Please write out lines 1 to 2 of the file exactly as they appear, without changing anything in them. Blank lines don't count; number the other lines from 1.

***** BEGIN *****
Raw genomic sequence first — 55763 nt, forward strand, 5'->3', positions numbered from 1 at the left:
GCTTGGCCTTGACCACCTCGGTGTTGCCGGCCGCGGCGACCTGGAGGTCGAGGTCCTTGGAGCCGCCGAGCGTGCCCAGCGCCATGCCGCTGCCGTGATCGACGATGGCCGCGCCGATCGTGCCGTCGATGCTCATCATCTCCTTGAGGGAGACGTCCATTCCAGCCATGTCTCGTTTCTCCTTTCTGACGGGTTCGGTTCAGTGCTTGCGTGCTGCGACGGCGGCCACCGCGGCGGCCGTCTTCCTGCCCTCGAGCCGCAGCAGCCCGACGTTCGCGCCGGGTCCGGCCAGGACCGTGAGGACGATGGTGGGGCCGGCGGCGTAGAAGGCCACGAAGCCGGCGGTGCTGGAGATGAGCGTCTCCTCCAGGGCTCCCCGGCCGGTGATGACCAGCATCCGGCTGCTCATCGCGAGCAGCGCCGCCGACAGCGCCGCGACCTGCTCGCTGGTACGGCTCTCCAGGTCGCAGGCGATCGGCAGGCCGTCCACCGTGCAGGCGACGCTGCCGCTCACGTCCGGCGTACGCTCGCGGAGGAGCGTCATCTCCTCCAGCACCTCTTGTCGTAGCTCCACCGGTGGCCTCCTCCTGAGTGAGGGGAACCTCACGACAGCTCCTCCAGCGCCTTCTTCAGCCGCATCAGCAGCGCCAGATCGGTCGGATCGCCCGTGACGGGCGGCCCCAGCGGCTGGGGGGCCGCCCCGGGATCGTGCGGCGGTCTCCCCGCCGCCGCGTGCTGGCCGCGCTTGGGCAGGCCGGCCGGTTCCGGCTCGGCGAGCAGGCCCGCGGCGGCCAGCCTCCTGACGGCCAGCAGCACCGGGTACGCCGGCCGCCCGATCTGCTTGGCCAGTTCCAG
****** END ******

Raw genomic sequence first — 55763 nt, forward strand, 5'->3', positions numbered from 1 at the left:
GCTTGGCCTTGACCACCTCGGTGTTGCCGGCCGCGGCGACCTGGAGGTCGAGGTCCTTGGAGCCGCCGAGCGTGCCCAGCGCCATGCCGCTGCCGTGATCGACGATGGCCGCGCCGATCGTGCCGTCGATGCTCATCATCTCCTTGAGGGAGACGTCCATTCCAGCCATGTCTCGTTTCTCCTTTCTGACGGGTTCGGTTCAGTGCTTGCGTGCTGCGACGGCGGCCACCGCGGCGGCCGTCTTCCTGCCCTCGAGCCGCAGCAGCCCGACGTTCGCGCCGGGTCCGGCCAGGACCGTGAGGACGATGGTGGGGCCGGCGGCGTAGAAGGCCACGAAGCCGGCGGTGCTGGAGATGAGCGTCTCCTCCAGGGCTCCCCGGCCGGTGATGACCAGCATCCGGCTGCTCATCGCGAGCAGCGCCGCCGACAGCGCCGCGACCTGCTCGCTGGTACGGCTCTCCAGGTCGCAGGCGATCGGCAGGCCGTCCACCGTGCAGGCGACGCTGCCGCTCACGTCCGGCGTACGCTCGCGGAGGAGCGTCATCTCCTCCAGCACCTCTTGTCGTAGCTCCACCGGTGGCCTCCTCCTGAGTGAGGGGAACCTCACGACAGCTCCTCCAGCGCCTTCTTCAGCCGCATCAGCAGCGCCAGATCGGTCGGATCGCCCGTGACGGGCGGCCCCAGCGGCTGGGGGGCCGCCCCGGGATCGTGCGGCGGTCTCCCCGCCGCCGCGTGCTGGCCGCGCTTGGGCAGGCCGGCCGGTTCCGGCTCGGCGAGCAGGCCCGCGGCGGCCAGCCTCCTGACGGCCAGCAGCACCGGGTACGCCGGCCGCCCGATCTGCTTGGCCAGTTCCAG